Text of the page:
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Connect the open source telemetry engine VAST with Threat Bus, the open source threat intelligence dissemination layer

Project description

PyVAST Threat Bus App

Threat Bus is a publish-subscribe broker for threat intelligence. It is expected that applications register themselves at the bus. Since VAST cannot do so on its own (yet), pyvast-threatbus.py implements that functionality in the meantime.

The application provides a thin layer around PyVAST, VAST's Python CLI bindings. It facilitates message exchange between Threat Bus and a VAST instance.

Installation

Install pyvast-threatbus via pip. Optionally, use a virtual environment.

virtualenv venv           # optional
source venv/bin/activate  # optional
python -m pip install pyvast-threatbus

Development

Use the dev-mode command from the Makefile to install the project in development mode. We recommend to use a virtual environment for development.

virtualenv venv
source venv/bin/activate
make dev-mode

Quick Start

You can configure the app via a YAML configuration file. See config.yaml.example for an example config file that uses fever alertify to transform sighting contexts before they get printed to STDOUT. See the section Features for details.

Start the application with a config file:

./pyvast_threatbus.py -c config.yaml

Features

This section explains the most important features of pyvast-threatbus.

IoC Matching

VAST can match IoCs either live or retrospectively via usual queries.

Live Matching

VAST's live matching works as continuous query. pyvast-threatbus subscribes to those continuous query results and reports all new IoC matches from VAST to Threat Bus as Sightings.

Live matching is the default mode of operation for pyvast-threatbus. Note that the VAST node must support this feature.

Retro Matching

pyvast-threatbus supports retro matching. You can enable it in the config file by setting retro_match: true. This instructs the application to translate IoCs from Threat Bus to normal VAST queries instead of feeding the IoCs to a live matcher.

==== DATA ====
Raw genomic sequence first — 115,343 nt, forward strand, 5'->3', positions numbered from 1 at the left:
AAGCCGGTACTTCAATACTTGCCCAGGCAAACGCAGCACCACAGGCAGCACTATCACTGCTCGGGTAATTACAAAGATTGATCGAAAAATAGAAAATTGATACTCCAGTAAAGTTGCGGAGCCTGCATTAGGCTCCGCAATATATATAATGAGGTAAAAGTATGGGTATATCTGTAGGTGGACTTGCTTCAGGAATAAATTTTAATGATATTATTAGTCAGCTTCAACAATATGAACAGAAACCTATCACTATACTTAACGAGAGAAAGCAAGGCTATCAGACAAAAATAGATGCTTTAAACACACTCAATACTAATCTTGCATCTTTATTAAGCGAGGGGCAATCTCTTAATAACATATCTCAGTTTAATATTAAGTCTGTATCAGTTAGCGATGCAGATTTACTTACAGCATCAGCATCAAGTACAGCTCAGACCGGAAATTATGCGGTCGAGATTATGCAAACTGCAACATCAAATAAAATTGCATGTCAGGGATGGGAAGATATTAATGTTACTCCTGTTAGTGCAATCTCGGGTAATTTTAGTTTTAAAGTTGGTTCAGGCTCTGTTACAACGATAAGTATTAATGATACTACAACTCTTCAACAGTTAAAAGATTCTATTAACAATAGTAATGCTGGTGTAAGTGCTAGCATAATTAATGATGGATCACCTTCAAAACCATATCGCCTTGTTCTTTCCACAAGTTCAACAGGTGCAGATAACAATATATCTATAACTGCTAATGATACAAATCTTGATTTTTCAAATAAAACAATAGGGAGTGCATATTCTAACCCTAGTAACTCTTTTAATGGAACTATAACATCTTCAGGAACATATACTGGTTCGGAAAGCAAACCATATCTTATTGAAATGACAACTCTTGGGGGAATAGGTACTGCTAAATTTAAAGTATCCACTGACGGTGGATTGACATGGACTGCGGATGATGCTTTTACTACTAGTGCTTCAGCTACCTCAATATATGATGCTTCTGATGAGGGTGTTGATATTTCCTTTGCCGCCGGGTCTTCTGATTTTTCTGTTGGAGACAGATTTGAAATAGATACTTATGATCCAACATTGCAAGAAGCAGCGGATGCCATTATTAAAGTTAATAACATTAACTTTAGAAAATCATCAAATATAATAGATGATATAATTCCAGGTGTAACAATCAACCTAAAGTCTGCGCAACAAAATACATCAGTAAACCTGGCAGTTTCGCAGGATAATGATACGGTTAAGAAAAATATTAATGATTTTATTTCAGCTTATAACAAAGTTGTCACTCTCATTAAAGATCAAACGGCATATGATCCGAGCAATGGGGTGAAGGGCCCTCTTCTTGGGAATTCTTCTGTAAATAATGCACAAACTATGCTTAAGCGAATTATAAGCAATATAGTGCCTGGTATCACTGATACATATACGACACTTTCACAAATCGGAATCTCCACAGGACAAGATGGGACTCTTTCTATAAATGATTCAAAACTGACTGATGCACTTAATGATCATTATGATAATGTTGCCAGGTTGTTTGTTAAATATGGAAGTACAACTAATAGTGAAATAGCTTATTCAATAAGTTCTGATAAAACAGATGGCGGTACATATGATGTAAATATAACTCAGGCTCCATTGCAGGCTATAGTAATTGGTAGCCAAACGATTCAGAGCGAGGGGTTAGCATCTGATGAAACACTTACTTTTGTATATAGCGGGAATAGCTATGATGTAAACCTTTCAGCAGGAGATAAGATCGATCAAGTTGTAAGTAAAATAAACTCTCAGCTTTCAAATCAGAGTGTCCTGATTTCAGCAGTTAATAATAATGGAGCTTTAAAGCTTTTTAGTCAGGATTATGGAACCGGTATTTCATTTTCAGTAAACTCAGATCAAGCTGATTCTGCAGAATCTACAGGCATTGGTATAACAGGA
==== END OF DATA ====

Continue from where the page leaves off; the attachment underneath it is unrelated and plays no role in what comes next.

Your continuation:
Each result from an IoC query is treated as Sighting of that IoC and reported back to Threat Bus. You can limit the maximum amount of results returned from VAST by setting the config option retro_match_max_events to a positive integer.

Sighting Context Transformation

You can configure pyvast-threatbus to invoke another program for parsing Sighting context data via the config option transform_context.

If set, the app translates the context field of a Sighting via the specified utility. For example, configure the app to pass the context object to DCSO/fever alertify:

...
transform_context: fever alertify --alert-prefix 'MY PREFIX' --extra-key my-ioc --ioc %ioc
...

A Sighting object is structured as follows:

{
  "ts": "2020-09-04 11:21:13.663164",
  "reference": "threatbus__86",
  "ioc": "foobar.com",
  "context": {
    ...
  }

The context field can contain arbitrary data. For example, retro matches from VAST contain the full query result in the context field (like a Suricata EVE entry or a Zeek conn.log entry).

Note that the cmd string passed to transform_context is treated as template string. The placeholder %ioc is replaced with the contents of the actually matched IoC.

Custom Sinks for Sightings

pyvast-threatbus offers to send Sighting context to a configurable sink instead of reporting them back to Threat Bus. This can be configured via the sink configuration parameter. The special placeholder STDOUT can be used to print the Sighting context to STDOUT.

A custom sink is useful to forward Sightings to another process, like syslog, or forward STDOUT via a UNIX pipe. Note that it may be desirable to disable logging in that case.

Note that only the context field is printed, and not the object structure of the Sighting. The Sighting itself is a Threat Bus internal format and most likely not usable for most applications.

Project details


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